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DUBAI, July 13, (Agencies): A purported audio message from a close aide to late Iraqi dictator Saddam Hussein called on all Iraqis to join efforts to “liberate” the country and praised Sunni militants who led last month’s dramatic offensive through northern Iraq. The voice recording released on a website loyal to Saddam’s ousted Baath Party was said to have been made by Ezzat Ibrahim al-Douri, the most senior member of his entourage still at large following Saddam’s 2003 overthrow by a US-led invasion force.

Although elderly and reported to have been in poor health, Douri is believed to lead the Baathist militant group the Naqshbandi Army, one of several groups which supported the al-Qaeda offshoot the Islamic State in its lightning assault through Sunni provinces of north and west Iraq last month. “Join the ranks of the rebels who liberated half the country,” said the voice on the recording, which resembled previous tapes released in Douri’s name. “The liberation of Baghdad is around the corner.

Everyone should contribute, to the extent of his ability, to complete the liberation of the beloved country, because there is no honour or dignity without its liberation”. The Islamist-led offensive has been largely halted for now just north of the Iraqi capital. In the 15-minute tape, the speaker praised the “heroes and knights of al-Qaeda and the Islamic State” as well as other groups fighting the “Persian, Safavid colonialisation” of Iraq, a reference to the Shi’ite-led government of Prime Minister Nuri al-Maliki.

But he also hinted at the increasingly evident divisions among the various groups fighting Maliki’s forces, saying it was important to put off their differences in the interests of unity. Within three weeks of taking control of the northern city of Mosul, Islamic State militants began arresting senior ex-military officers and members of the Baath Party, residents and relatives said. Iraq’s fractious parliament met Sunday and again failed to make any progress toward forming a new government, even as militants gained ground north of Baghdad in a renewed drive.

World powers and Iraq’s top Shiite cleric, Grand Ayatollah Ali al-Sistani, have been piling pressure on MPs to put aside their differences, with the country facing a major jihadist-led onslaught that has overrun chunks of five provinces. But “no type of agreement was reached ... between the various blocs” at Sunday’s session, which was adjourned to Tuesday, acting parliament speaker Mahdi Hafez announced.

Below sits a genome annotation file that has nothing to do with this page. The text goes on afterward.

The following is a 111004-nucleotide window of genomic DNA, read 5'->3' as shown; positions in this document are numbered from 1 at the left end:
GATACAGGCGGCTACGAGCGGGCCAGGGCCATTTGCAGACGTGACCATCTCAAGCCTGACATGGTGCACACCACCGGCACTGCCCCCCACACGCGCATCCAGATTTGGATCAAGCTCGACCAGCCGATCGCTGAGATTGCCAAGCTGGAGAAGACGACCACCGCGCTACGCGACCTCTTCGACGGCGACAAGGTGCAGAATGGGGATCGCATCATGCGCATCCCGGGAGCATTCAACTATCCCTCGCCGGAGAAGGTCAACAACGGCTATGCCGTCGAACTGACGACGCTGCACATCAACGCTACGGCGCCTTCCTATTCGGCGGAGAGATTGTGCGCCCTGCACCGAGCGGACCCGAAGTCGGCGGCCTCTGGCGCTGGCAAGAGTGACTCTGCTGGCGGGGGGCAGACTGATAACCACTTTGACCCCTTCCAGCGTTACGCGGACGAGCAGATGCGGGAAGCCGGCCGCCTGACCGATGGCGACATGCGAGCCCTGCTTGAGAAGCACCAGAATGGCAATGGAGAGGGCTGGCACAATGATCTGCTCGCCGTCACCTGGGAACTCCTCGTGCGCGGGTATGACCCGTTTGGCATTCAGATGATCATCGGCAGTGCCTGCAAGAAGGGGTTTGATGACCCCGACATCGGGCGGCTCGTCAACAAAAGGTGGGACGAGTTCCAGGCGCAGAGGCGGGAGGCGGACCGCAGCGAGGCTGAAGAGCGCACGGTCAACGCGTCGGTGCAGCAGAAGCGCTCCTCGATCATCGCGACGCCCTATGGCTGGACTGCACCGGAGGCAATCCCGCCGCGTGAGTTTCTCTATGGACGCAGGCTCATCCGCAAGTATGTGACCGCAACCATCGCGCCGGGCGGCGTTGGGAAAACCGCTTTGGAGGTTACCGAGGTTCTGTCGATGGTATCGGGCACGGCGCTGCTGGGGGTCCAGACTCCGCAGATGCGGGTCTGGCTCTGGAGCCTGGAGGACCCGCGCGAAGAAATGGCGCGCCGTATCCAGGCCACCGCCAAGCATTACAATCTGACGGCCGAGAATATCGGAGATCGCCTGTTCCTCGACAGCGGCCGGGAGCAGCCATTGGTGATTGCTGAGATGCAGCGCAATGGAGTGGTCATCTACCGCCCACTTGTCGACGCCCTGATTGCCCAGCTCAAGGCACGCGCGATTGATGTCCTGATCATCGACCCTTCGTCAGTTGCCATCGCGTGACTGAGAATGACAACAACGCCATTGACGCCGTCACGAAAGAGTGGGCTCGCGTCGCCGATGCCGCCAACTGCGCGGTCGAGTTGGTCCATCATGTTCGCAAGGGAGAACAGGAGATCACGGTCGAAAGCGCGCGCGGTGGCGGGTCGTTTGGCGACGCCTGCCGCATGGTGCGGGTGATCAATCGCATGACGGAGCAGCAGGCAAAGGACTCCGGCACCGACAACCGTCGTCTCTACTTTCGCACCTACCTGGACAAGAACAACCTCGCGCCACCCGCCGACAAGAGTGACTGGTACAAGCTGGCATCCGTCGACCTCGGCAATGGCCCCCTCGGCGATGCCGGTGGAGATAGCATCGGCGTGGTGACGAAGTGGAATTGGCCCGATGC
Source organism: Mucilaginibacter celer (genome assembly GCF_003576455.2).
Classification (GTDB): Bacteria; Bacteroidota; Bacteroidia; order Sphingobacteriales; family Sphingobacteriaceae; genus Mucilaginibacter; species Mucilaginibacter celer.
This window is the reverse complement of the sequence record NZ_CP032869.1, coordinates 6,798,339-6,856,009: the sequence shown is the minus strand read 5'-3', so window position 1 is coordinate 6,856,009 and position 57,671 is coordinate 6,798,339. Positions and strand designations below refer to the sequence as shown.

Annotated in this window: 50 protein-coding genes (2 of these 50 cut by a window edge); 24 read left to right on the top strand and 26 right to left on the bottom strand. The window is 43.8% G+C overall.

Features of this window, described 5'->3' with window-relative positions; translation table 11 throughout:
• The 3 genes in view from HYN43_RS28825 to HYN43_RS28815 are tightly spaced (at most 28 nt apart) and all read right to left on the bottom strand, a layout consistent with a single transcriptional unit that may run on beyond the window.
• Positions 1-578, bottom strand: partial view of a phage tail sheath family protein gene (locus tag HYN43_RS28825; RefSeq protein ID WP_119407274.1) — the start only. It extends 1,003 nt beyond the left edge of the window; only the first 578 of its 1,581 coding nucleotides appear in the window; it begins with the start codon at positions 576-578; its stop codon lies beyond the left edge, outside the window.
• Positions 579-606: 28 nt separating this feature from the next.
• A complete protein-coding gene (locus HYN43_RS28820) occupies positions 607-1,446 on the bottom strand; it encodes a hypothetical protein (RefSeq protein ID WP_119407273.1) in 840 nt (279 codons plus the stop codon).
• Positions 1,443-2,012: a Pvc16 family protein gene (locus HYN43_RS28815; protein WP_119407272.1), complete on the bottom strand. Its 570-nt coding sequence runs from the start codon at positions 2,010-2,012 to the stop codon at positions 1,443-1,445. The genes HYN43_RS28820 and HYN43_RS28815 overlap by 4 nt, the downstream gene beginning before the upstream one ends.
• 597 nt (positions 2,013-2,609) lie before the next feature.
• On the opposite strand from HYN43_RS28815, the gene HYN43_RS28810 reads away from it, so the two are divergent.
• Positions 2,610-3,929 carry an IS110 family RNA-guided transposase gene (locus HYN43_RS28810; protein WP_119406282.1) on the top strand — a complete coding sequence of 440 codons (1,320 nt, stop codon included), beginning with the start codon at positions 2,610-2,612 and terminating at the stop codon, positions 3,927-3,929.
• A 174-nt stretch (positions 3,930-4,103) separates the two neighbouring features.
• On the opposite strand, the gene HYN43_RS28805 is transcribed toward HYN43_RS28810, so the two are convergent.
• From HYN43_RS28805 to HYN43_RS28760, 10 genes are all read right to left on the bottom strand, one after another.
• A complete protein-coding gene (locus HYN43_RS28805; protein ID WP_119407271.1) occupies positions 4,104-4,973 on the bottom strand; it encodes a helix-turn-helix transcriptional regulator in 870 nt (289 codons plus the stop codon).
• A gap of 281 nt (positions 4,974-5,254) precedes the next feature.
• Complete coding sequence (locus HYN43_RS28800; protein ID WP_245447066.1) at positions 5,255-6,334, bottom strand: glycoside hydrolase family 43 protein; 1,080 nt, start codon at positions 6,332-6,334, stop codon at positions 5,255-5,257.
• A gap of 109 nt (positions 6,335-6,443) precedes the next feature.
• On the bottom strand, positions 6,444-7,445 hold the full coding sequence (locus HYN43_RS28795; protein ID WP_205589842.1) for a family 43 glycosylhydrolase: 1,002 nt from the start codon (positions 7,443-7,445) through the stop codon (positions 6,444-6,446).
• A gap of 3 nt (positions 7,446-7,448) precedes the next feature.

The latest stalemate came despite the announcement late Saturday of an agreement among Sunni Arab lawmakers on a candidate for Speaker, a post traditionally held by the minority group that must be filled before the government formation process can go ahead. Parliament’s United for Change, a Sunni grouping, said Dr Salim al-Juburi had been selected, but it went on to pledge not to accept incumbent premier Nuri al-Maliki for a third term. Former parliament speaker Osama al-Nujaifi called on Sunday for a vote on Juburi’s candidacy, but Hafez refused, saying not all blocs were in agreement, though there were more than enough MPs present to hold a vote.

The UN’s Iraq envoy, Nickolay Mladenov, had warned that “failing to move forward on electing a new Speaker, a new president and a new government risks plunging the country into chaos”. “It will only serve the interests of those who seek to divide the people of Iraq and destroy their chances for peace and prosperity.” Sunday’s session was the second time parliament has completely failed to make progress.

A July 1 meeting broke down when MPs traded barbs and enough failed to return after a break that the legislature was left short of a quorum. As the highly paid deputies kept up their squabbling, militants launched a renewed push, seizing two towns northeast of Baghdad, while major attacks west of the capital were stymied by security forces and allied tribesmen.

Militants attacked the town of Dhuluiyah, just 80 kms (50 miles) north of Baghdad, overrunning more than half of it and bombing three police stations, the local council headquarters, a court and a bridge, officials said. Six people, among them four policemen, were killed in the violence.

Bombings and shelling in the Baghdad area and Diyala province killed at least six more people, including a police brigadier general, officials said. Despite calls for a new government to help counter the militant offensive, prospects appeared dim for any speedy resolution of seemingly intractable differences over key appointments and other issues. Ties between the Baghdad government and Iraq’s autonomous Kurdish region have hit a new low, and Maliki has pledged to seek a third term despite some lawmakers insisting he step aside.

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